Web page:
Cliff Harris Dallas Cowboys

"I do hit hard, but I do it legally. As a pass defender, I am allowed to hit the receiver one time before the ball is thrown. However, once he catches the ball or becomes a blocker he can be hit until tackled or knocked out of bounds."

In 1970, the Dallas Cowboys, like every other team in the National Football League, opted not to select safety Cliff Harris during any of the 17 rounds of the annual player draft.  Even though the Cowboys were clearly interested in improving their secondary – they drafted safety Charlie Waters and cornerback Mark Washington and traded for future Hall of Fame cornerback Herb Adderley – Harris went undrafted. 

However, after watching films of tiny Ouachita Baptist University in Arkadelphia, Arkansas, the Cowboys scouting department and coaching staff agreed he was worth a free agent tryout. Harris signed with the Cowboys as a free agent.

Harris earned a starter’s berth as a free safety, but his rookie season was interrupted by obligatory military service.   He returned the following year in time for training camp and regained his starter’s role.  It was a role he would not relinquish during his 10-year career. 

A model of consistency throughout his career, Harris earned the nickname “Captain Crash” for his hard-hitting technique.  “A rolling ball of butcher knives,” was how Hall of Fame Coach George Allen described the Cowboys’ free safety.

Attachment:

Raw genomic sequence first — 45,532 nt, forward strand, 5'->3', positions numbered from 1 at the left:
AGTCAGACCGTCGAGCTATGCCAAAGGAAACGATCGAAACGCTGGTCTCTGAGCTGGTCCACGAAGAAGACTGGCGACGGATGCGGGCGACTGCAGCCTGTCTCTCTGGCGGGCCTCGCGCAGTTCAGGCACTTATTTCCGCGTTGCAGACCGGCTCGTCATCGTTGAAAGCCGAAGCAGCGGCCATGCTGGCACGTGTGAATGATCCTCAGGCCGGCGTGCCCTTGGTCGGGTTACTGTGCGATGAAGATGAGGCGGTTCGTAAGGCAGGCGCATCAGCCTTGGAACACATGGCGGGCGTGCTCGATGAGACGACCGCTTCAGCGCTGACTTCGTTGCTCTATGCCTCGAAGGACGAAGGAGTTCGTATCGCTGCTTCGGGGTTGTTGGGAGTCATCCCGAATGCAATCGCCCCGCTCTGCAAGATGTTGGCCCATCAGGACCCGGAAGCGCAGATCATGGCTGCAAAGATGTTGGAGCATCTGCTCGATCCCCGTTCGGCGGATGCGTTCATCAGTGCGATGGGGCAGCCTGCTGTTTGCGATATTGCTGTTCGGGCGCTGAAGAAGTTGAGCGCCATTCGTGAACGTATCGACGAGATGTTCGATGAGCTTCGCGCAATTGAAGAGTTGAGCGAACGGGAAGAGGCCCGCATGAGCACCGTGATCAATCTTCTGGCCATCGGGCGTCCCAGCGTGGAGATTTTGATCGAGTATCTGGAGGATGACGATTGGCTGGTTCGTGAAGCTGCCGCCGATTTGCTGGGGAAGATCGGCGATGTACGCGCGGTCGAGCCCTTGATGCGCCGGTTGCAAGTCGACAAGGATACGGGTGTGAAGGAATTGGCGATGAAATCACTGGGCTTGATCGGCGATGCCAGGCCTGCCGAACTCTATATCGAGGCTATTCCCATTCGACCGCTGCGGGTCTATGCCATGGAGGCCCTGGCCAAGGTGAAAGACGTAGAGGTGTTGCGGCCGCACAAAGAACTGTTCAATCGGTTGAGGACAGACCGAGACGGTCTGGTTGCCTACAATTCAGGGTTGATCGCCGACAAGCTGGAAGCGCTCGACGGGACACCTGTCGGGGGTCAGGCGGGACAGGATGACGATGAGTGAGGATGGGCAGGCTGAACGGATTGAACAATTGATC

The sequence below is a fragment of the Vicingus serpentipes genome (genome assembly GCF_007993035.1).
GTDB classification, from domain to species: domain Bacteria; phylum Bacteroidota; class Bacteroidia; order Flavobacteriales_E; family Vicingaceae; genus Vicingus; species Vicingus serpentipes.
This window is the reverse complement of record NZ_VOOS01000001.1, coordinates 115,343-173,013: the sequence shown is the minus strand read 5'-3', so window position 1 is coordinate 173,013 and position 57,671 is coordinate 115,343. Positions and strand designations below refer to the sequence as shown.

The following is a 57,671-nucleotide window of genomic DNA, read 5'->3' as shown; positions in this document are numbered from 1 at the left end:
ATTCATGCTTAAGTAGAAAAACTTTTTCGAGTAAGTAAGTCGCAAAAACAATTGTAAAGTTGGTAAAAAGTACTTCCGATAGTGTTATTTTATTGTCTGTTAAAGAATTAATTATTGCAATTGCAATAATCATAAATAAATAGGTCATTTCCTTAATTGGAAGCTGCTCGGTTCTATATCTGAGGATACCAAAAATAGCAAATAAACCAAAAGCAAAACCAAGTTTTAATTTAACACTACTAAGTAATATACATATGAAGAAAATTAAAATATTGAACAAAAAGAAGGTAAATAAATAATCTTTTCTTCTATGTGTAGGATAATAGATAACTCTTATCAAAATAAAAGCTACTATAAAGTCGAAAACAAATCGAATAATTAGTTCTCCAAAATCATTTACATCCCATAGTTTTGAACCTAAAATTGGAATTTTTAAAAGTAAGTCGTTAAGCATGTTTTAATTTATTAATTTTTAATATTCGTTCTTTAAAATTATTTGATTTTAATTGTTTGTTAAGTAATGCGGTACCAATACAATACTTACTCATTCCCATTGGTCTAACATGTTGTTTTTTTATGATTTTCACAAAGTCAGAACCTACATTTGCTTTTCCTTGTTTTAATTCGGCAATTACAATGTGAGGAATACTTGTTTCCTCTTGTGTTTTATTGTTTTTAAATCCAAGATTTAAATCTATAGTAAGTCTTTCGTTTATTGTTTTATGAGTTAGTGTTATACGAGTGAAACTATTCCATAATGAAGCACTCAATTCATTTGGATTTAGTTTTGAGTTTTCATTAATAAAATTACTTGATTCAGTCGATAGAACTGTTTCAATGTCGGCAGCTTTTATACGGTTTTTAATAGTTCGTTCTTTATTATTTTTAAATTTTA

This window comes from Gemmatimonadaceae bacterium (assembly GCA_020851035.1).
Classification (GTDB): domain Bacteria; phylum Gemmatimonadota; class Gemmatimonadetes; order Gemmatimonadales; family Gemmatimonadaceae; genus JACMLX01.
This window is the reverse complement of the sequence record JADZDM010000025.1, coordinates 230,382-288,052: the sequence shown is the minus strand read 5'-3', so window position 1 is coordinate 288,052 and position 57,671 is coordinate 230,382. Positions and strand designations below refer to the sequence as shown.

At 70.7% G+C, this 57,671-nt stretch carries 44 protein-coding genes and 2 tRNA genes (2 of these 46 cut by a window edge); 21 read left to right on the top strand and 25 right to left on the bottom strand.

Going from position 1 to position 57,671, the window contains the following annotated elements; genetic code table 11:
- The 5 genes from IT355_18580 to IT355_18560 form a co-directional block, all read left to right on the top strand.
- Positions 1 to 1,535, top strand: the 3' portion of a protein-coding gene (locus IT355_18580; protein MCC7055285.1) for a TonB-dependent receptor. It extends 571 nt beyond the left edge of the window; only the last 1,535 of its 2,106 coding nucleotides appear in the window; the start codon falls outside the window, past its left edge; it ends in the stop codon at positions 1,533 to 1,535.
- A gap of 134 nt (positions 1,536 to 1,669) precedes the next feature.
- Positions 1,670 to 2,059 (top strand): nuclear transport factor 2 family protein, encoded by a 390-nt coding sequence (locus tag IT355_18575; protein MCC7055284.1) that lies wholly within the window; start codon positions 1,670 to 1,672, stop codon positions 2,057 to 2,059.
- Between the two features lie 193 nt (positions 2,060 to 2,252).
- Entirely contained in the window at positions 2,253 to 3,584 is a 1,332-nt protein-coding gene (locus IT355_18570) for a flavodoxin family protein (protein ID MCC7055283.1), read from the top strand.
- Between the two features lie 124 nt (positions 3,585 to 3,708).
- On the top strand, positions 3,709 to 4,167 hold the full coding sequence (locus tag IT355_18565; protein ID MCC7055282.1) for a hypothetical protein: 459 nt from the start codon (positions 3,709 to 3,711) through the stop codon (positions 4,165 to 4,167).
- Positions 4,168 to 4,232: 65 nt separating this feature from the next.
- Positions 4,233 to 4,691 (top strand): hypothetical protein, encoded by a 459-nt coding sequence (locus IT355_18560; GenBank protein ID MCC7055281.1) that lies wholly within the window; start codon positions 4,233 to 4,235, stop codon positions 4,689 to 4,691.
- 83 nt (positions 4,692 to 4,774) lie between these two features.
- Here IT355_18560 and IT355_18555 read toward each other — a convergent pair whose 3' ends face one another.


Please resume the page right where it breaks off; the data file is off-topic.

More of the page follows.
Hall of Fame safety Larry Wilson also offered high praise for Harris.  “I feel Harris is the finest free safety in the business today,” Wilson said in 1979.  “He’s changed the way the position is being played.  You see other teams modeling their free safeties around the way Harris plays, strong as can be against the run, able to go back and cover against the pass and striking fear in everyone on the field because he hits so hard.” 

In addition to 29 career interceptions, “Captain Crash” also accounted for 16 opponents’ fumble recoveries. During the first half of his career he was also utilized by the Cowboys as a punt and kickoff return specialist. 

Harris was also an astute student of the game.  His vision and leadership on the field earned him the respect of teammates and opponents alike.  “Their front four, even though it was a great front four, really wasn’t a concern,” commented Pittsburgh Steelers Hall of Fame quarterback Terry Bradshaw, who faced the Cowboys in Super Bowls X and XIII.  “We blocked them pretty well.  But their secondary was just great.  Safeties Charlie Waters and Cliff Harris were super.”

Six times during his 10-season career Harris was recognized by his peers and the league’s coaches by being invited to play in the Pro Bowl.  He was also named first- or second-team All-Pro or All-NFC and six times.